Elkins Park, Pa.
In 1952 the Republicans ran on a campaign slogan of, "Korea, Corruption and Communism." It was a neat summary of what they perceived as the problems the Democrats had created. The corruption was a reference to vicuna fur coats given to some officials in the Truman administration which led Richard Nixon to lavish praise on "Pat's simple cloth coat."
The Democrats need such an encapsulation of the problems of the Republican administration. and I propose that it be "Katrina, Corruption and Cronyism." Every problem is related to one or more of these.
The Democratic Party is totally irrelevant because they have no alternative agenda. The people need a vision, a plan that differs diametrically from the mendacious and bankrupt policies of the Bush gang. The capitalists that allowed the steel industry to flounder are now repeating their mistakes in the auto industry. Their solutions reveal the limitations of an anarchic industry without the planning nor foresight needed to take preventable actions in time to avoid catastrophe. The same malaise and/or stupidity in economic events as in natural disasters like Katrina and those about to happen. Capitalism is incapable of taking appropriate action except in its preemptive military interventions that turn into major financial errors or long-lasting effects -- the same conduct that ruined all previous imperialisms. Once the managers start their internecine squabbling, the end is just around the corner. All roads lead to bankruptcy!
Sun Prairie, Wis.
As a lifelong Democrat (of 76 years who has not always voted for Democrats) I am just amazed and dismayed at the timidity and/or indisposition of those Democrats who are turning their backs on the proposition of putting Bush to at least a minimum of discomfort for his assault on democratic constitutionalism. Would I expect a censure to be passed? Is the Pope a Buddhist? What with neo-conservatives holding ownership of Congress, that would be like asking a young Hugh Hefner to wear blinders at a photo session. Nevertheless, it would serve as a wonderful focus on the egregious maleficence of this so incredibly corrupt administration.
Bush is a nut! If you have ever wanted to look upon a certified sociopathic megalomaniac take a gander at his public persona, the vanity, the conceit, the arrogance, the intransigence, the inconcealable slyness in his eyes when he is lying, the barely subliminal scorn (that he always covers with a little coughing sort of laugh) he has for the necessity of even having to talk to the people. What do you think he would be like in private?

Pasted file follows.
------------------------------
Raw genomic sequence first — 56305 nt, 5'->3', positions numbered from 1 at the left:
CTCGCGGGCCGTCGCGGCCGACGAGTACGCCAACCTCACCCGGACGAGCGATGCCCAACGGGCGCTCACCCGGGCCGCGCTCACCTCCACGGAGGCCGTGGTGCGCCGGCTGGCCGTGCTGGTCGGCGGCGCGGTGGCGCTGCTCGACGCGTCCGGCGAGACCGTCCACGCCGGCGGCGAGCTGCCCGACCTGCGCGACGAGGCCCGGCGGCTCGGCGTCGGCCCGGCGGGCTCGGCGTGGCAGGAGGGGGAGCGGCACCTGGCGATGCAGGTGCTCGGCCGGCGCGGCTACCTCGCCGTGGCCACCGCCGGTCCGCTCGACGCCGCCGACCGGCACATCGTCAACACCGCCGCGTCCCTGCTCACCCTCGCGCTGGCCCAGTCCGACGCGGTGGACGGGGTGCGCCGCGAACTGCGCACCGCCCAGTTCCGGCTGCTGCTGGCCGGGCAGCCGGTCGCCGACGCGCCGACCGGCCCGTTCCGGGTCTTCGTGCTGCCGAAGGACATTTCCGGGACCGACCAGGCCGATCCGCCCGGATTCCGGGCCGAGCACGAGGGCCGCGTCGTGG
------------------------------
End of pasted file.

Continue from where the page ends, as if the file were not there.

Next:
Pundits pooh-pooh any parallels drawn between him and Adolph Hitler. 0h yeah? What about the paranoiac insistence on total loyalty in those toady "yes" men he has drawn around him; what about the conviction that it is inconceivable he could be wrong. Hitler had his Goebbels, his Himmler, et al.; Dubya has his Cheney, Rumsfeld, et al.
At the very onset of this administration a concerted assault was launched upon the very idea of constitutional democracy. It is not even shy in letting you know that in its collective mind the notion that the public should have the freedom to govern itself is a ridiculous conceit.
For nearly fours years millions of our citizens have stood around credulous with their heads buried deep in the sand. Consider what position that puts you in -- bent over with your ass to the sky. What innate tyrant could ever overlook that opportunity?
I have a strong conviction that the November elections are going to he a critical watershed in the future of this nation.
Censure aside, eventual impeachment, in my mind, is not an option: It is an absolute necessity. Or else we just might as well erase it from the laws and surrender. What will it take for the government to declare outright martial law? Are we really so far from that? Keep your eye on Iran.
It's easy to be critical of Exxon's last quarter profits, but what the average wage earner doesn't realize is that that figure is 2.7% less than what the experts were predicting.
Imagine what it must be like, how disappointing it must be, to receive $226.8 million dollars less than you'd expected and to have to settle for just $8.4 billion dollars!
John A. Broussard